To celebrate the first International Research Software Engineers (RSE) day our team wanted to promote becoming an RSE as a career path and raise awareness of Research Software Engineering in general. We think it’s one of the most diverse and exciting technical disciplines and hope this blog post might convince you to think the same.
What is an RSE?
Defining the role of a Research Software Engineer is difficult as it’s an exceptionally varied role that differs between research institutions. Its breadth is best captured in the definition provided by the Society of Research Software Engineering:
“A Research Software Engineer (RSE) combines professional software engineering expertise with an intimate understanding of research.”
In our team the RSEs design, create, deliver and support technical solutions enabling research projects at the University of Bristol. These aren’t the ancillary services to facilitate research (such as finance systems etc) but technical solutions that directly deliver research outcomes. For example, creating an iPad app that a research team uses with a study group as part of their research. In addition we work with academic colleagues to help them with the grant application process. This work involves requirements gathering, the creation of technical estimates and writing data management plans that form part of their research funding submission.
Why be an RSE?
So, you’re interested in research and software engineering? Let me try and convince you that becoming an RSE is the career for you:-
- Interesting and novel projects
You’ll work on diverse and interesting projects. Any academic at the University of Bristol can contact our team and ask us to be involved in their research. That means we have an exceptionally diverse range of projects we’re working on. These range from engineering to history and from medical research to the impacts of climate change. Most importantly, these are research projects and so are novel applications and things that have not been done before.
- Technical freedom
All developers love a bit of technical freedom… the flexibility to learn something new and to be able to use the “right tool for the right job”. Research Software Engineering allows a lot of flexibility because not only do you need to pick the “best of breed” solution for any given problem to demonstrate value for money for funders but our research projects have a finite timespan. In most cases this is several years but for proof-of-concept work this could be just a few months. This known lifespan means that we have flexibility to try out new things if they are appropriate to that project.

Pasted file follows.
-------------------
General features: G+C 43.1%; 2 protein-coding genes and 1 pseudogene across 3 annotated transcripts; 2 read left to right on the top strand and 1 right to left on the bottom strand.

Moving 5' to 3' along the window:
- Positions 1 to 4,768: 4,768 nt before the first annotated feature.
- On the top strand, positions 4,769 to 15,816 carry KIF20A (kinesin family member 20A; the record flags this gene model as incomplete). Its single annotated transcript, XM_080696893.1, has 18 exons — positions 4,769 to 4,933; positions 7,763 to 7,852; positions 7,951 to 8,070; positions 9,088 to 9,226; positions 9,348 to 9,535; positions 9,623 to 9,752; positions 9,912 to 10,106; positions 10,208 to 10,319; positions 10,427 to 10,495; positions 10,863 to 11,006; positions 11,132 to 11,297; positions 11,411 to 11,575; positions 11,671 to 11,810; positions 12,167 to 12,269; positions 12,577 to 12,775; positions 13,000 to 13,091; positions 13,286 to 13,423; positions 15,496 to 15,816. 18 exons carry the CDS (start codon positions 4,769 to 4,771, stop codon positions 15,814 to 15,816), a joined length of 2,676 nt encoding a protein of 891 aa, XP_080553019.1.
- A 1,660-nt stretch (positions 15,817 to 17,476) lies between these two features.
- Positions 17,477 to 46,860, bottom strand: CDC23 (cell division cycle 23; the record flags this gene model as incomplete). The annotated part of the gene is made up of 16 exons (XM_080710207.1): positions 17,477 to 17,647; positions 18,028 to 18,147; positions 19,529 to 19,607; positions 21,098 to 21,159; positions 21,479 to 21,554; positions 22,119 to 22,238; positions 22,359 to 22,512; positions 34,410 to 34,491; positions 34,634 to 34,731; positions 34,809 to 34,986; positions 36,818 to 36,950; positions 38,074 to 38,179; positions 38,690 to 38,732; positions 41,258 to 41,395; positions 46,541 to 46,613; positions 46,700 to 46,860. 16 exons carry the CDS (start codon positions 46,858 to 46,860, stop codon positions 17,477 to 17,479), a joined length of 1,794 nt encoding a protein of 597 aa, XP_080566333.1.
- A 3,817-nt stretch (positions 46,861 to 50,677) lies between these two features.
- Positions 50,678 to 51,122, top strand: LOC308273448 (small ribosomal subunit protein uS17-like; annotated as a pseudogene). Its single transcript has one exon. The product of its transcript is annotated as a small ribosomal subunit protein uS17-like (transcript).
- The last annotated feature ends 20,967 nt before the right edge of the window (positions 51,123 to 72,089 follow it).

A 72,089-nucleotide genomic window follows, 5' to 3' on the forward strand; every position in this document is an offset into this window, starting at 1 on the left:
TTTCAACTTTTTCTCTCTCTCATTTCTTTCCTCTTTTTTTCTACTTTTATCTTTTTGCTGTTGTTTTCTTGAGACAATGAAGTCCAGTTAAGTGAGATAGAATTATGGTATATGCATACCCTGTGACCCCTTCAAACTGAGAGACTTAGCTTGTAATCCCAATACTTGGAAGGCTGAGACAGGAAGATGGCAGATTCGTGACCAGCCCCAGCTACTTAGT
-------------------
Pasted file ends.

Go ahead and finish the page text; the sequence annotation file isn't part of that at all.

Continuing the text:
- RSEs come from varied backgrounds
Research Software Engineers come from a variety of backgrounds because it’s a very flexible discipline and you don’t need to come from a conventional computer science background. Many academic disciplines help develop strong data handling and programming skills and these can be discipline specific which makes them invaluable in a research software engineering team. Also, if you have some research experience then this makes you better able to help with the grant application process, contributing to academic publications and in understanding research outputs. Our RSEs have a diverse mix of backgrounds and experiences (many switched careers to become RSEs) and this is of huge positive benefit to the team. In my case, for example, I do not have a computer science background and am a self-taught programmer. I have a strong interest in software development but when doing field work on flies (Lucilia sericata – check them out, they’re cool) I wouldn’t have dreamt that years later I’d be writing software to help children with eye movement issues or creating online games to help explain bird flight research.
- Development for social good
Academic research furthers human knowledge so RSEs get to work on projects that are delivering clear benefits. In some cases there are obvious direct benefits such as our mobile app to help assess earthquake risks to school buildings in Nepal. In other cases our work involves making something available to people that has never been available in that form before. For example, the MPESE project that made the hidden archive of early Stuart England’s manuscript pamphlets available online.
We hope that this fairly brief blog post has helped raise the profile of RSEs and maybe even convinced you that you might want to become an RSE. If you want to know more than here are some useful links: